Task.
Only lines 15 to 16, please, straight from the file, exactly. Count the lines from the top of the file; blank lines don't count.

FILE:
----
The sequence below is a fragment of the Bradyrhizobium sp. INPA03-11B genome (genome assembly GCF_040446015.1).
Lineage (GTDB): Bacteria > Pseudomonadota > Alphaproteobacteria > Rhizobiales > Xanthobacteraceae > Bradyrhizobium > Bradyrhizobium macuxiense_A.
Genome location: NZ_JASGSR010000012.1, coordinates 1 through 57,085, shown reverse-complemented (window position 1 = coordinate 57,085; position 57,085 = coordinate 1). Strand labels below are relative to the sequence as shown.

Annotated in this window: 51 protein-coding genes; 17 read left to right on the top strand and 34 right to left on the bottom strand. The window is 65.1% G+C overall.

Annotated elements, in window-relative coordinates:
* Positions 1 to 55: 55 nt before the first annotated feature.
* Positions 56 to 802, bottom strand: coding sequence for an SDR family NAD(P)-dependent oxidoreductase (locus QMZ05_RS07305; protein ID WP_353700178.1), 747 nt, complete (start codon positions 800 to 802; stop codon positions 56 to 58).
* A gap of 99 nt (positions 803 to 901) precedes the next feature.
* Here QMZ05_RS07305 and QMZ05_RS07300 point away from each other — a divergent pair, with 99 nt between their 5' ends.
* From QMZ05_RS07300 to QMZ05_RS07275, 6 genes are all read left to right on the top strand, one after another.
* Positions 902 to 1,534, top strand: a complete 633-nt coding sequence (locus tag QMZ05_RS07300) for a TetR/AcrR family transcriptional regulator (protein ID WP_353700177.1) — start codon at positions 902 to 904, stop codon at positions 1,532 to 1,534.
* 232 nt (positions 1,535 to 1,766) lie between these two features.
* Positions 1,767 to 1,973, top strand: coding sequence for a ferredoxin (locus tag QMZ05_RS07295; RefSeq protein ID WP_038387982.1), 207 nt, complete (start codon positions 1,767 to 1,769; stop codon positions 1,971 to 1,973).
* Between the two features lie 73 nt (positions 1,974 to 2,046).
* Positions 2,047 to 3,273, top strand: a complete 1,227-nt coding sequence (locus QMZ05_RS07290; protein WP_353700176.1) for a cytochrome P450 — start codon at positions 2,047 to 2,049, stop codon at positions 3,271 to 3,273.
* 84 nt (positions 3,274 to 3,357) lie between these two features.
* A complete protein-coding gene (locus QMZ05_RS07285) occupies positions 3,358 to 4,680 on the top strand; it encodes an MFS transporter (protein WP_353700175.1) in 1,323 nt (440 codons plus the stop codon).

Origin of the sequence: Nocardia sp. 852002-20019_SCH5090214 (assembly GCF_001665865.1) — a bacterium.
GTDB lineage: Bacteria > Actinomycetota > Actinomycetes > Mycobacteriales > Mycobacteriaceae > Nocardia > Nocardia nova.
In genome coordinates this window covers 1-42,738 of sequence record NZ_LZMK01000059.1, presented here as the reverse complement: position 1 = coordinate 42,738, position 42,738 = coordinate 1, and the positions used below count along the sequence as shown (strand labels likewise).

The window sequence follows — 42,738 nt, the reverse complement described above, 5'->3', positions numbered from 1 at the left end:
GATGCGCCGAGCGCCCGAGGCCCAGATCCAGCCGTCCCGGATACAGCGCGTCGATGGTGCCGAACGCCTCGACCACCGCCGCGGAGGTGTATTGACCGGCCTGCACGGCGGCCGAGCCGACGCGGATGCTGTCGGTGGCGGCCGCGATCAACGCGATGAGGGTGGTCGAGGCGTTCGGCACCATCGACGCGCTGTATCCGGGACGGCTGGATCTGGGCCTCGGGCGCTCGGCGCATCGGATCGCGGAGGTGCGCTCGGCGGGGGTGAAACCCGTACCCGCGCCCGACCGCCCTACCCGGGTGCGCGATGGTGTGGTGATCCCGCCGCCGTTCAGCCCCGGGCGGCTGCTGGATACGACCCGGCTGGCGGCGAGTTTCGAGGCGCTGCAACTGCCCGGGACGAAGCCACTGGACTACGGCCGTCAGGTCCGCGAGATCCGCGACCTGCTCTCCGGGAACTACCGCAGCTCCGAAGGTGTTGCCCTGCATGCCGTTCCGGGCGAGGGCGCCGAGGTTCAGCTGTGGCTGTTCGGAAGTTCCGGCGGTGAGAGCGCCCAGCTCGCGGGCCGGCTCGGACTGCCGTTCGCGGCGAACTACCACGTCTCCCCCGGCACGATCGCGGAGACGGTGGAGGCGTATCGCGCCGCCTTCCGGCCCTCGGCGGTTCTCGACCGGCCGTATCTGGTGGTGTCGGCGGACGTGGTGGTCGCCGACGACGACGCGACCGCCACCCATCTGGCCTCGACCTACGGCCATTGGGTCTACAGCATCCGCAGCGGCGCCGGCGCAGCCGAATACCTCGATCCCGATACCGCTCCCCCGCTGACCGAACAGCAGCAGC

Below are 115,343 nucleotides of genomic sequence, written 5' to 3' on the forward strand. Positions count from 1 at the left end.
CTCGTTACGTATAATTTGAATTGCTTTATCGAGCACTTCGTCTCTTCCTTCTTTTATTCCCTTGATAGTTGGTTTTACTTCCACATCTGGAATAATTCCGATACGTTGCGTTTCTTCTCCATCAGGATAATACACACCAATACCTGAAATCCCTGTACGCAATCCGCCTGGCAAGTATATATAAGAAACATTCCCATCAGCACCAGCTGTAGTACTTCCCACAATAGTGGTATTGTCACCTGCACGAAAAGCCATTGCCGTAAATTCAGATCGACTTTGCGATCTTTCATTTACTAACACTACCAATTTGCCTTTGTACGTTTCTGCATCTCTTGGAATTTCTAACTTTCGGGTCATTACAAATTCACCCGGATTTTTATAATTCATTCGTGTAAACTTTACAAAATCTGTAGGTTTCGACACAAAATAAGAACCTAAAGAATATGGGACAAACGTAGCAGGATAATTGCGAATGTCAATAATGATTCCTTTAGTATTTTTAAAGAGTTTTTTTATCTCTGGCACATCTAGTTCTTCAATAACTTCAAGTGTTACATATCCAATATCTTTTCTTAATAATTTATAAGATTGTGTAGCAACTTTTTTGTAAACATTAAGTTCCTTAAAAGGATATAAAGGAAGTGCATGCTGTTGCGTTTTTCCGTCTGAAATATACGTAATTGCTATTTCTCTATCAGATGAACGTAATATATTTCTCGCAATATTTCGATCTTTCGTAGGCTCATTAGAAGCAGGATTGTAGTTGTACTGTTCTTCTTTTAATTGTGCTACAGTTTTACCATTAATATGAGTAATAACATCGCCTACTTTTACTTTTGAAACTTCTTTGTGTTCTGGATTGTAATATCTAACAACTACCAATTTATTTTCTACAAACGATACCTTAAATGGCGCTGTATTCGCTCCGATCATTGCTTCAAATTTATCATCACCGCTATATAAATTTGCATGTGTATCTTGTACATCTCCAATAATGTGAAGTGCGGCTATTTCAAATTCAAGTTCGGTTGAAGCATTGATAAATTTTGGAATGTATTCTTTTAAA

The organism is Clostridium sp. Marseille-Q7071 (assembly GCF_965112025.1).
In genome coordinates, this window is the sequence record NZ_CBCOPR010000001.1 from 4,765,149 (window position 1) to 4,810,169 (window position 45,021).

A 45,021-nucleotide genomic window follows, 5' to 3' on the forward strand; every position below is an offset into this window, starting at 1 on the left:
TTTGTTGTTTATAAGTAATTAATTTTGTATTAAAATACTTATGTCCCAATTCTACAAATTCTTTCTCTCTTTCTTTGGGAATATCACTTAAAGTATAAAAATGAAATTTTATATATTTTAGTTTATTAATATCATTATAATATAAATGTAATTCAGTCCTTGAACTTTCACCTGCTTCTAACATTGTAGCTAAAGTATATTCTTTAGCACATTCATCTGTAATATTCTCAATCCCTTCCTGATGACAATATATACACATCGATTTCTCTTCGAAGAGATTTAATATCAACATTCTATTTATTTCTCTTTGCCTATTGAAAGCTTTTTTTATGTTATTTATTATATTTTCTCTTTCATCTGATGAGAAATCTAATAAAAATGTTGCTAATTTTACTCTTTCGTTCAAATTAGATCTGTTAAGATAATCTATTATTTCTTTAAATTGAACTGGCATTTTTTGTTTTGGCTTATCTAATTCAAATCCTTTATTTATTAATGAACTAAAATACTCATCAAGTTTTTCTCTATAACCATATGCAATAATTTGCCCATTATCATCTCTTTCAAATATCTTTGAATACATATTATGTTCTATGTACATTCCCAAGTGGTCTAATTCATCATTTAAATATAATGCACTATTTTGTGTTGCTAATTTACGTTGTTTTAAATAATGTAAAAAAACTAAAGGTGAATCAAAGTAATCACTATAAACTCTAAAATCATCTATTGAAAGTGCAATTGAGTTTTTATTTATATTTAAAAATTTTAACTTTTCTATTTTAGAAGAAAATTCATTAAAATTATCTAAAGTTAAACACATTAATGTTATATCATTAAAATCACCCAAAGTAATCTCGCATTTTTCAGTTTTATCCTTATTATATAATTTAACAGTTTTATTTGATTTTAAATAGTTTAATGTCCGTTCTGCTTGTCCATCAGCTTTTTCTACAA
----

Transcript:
* Positions 2,047 to 3,273, top strand: a complete 1,227-nt coding sequence (locus QMZ05_RS07290; protein WP_353700176.1) for a cytochrome P450 — start codon at positions 2,047 to 2,049, stop codon at positions 3,271 to 3,273.
* 84 nt (positions 3,274 to 3,357) lie between these two features.